Starch Esters and their Properties for Use in Plastics

Starch-based plastics were first explored through chemical modification of starch. However, the resulting films were brittle at low humidity. To improve the properties, esters of starch or isolated amylose were prepared. Plasticized starch triacetate films had similar tensile properties to cellulose triacetate, but amylopectin esters or whole starch esters were weak and brittle. The high cost of production and lack of outstanding merits were reasons why starch esters didn’t become popular.

Amylose mixed esters were made with different radicals like formate, acetate, propionate, butyrate, or benzoate. Clear disks with a tensile strength of 7000 psi and elongations of 12% to 20% were produced. Formate esters were brittle and aged quickly, while longer substituent esters had better properties. Amylose triacetate fibers were similar to cellulose triacetate but with lower properties. The use of amylose acetates would depend on the cost-effectiveness of separating and processing amylose.

Sagar and Merrill prepared esters of high-amylose starch with butyrate, valerate, and hexanoate radicals. As the chain length increased, the melting points of neat and plasticized esters decreased, along with the glass transition temperature. During tensile testing, butyrate and hexanoate esters formed stable necking at low strain rates, while the valerate ester did not propagate. At higher strain rates, the butyrate ester displayed brittle behavior, and the hexanoate ester showed a stable neck during extension. They also claimed blends of these modified starches with unmodified starch.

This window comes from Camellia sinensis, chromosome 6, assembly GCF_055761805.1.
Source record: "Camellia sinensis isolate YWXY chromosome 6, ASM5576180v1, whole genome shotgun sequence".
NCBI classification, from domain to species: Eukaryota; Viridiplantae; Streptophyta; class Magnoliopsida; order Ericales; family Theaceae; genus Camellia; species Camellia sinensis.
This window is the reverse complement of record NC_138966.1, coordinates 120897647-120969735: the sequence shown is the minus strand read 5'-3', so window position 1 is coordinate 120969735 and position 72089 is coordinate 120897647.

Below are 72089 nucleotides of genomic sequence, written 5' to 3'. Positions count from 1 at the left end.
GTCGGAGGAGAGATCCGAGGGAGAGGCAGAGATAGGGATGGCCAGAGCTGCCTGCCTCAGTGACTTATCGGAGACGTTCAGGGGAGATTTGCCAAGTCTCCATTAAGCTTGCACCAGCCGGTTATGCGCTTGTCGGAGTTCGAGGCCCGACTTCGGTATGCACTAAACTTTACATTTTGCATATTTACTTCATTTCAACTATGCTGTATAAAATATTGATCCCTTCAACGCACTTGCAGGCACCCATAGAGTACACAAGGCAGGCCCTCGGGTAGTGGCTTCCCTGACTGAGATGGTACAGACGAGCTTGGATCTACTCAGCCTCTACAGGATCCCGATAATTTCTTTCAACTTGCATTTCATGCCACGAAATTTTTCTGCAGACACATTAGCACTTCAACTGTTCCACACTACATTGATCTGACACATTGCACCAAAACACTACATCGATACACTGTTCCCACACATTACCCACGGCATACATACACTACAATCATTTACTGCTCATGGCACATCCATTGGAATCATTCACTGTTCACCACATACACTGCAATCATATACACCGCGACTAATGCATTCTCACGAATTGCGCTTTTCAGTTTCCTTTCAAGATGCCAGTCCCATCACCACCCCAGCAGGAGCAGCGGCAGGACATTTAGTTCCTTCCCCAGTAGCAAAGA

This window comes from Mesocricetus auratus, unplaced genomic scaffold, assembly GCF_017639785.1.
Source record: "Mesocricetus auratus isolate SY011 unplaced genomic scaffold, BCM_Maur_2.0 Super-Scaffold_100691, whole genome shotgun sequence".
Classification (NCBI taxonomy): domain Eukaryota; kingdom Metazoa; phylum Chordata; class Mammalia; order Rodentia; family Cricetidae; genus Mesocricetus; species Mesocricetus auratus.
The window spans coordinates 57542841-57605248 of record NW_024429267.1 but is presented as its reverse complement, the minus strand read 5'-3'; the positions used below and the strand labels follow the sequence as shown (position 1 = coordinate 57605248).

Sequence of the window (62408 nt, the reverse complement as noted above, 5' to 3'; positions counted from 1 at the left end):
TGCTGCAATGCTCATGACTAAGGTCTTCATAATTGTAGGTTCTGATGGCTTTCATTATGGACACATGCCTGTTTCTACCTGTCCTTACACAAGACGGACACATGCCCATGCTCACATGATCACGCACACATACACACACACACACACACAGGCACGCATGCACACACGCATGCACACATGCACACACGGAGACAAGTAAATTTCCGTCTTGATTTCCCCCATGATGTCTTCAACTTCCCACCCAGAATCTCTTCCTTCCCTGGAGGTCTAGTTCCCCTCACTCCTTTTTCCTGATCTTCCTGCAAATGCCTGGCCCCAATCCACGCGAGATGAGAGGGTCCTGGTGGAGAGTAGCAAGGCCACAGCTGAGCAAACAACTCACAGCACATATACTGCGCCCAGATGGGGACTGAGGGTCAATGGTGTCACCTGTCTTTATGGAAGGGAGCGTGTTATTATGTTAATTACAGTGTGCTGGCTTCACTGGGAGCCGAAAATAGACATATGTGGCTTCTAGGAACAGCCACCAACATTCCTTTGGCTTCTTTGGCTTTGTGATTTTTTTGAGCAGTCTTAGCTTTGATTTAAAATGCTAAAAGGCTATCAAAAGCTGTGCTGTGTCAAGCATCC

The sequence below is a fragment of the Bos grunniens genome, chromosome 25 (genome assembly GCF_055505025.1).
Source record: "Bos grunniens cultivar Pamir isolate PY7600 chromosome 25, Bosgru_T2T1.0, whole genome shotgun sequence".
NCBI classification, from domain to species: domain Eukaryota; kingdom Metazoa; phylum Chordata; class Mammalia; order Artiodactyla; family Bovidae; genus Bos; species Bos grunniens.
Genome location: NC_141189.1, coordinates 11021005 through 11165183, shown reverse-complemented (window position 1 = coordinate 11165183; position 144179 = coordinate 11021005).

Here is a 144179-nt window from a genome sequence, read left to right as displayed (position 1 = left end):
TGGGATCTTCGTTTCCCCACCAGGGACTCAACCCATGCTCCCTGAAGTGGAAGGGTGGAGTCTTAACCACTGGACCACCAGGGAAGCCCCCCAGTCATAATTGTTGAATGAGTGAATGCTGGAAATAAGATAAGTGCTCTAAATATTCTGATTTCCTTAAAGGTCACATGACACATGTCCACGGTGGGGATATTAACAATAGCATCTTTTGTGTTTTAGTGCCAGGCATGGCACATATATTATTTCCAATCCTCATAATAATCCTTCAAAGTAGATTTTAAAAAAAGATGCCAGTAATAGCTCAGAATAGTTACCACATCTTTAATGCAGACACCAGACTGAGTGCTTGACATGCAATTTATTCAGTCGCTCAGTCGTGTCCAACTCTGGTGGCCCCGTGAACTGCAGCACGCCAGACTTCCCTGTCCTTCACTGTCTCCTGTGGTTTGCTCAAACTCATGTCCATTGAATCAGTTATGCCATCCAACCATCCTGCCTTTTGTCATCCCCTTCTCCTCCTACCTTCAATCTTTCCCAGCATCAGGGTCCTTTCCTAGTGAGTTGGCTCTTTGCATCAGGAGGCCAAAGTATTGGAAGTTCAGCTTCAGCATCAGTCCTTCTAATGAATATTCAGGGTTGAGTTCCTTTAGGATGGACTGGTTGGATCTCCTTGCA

Rivard et al. made starch esters with different levels of substitution and chain lengths. When the substitution level or chain length increased, the time needed for biodegradation decreased. When they plotted the results, they found that the point at which biodegradation decreased shifted to lower levels of substitution as chain length increased.

Researchers have developed blends of water-repellent starch esters and biodegradable polyesters. They used high-amylose starch with DS values of at least 1.5 to prepare the starch esters, and added plasticizers to make them thermoplastically processable. The resulting materials showed good stability at high humidity levels. Starch propionate (DS 2.4) was blended with polycaprolactone or poly(hydroxy butrate valerate) to create materials with properties similar to general purpose polystyrene. Similarly, starch propionate (DS 1.7) was blended with PHBV and extruded into flexible, translucent films.

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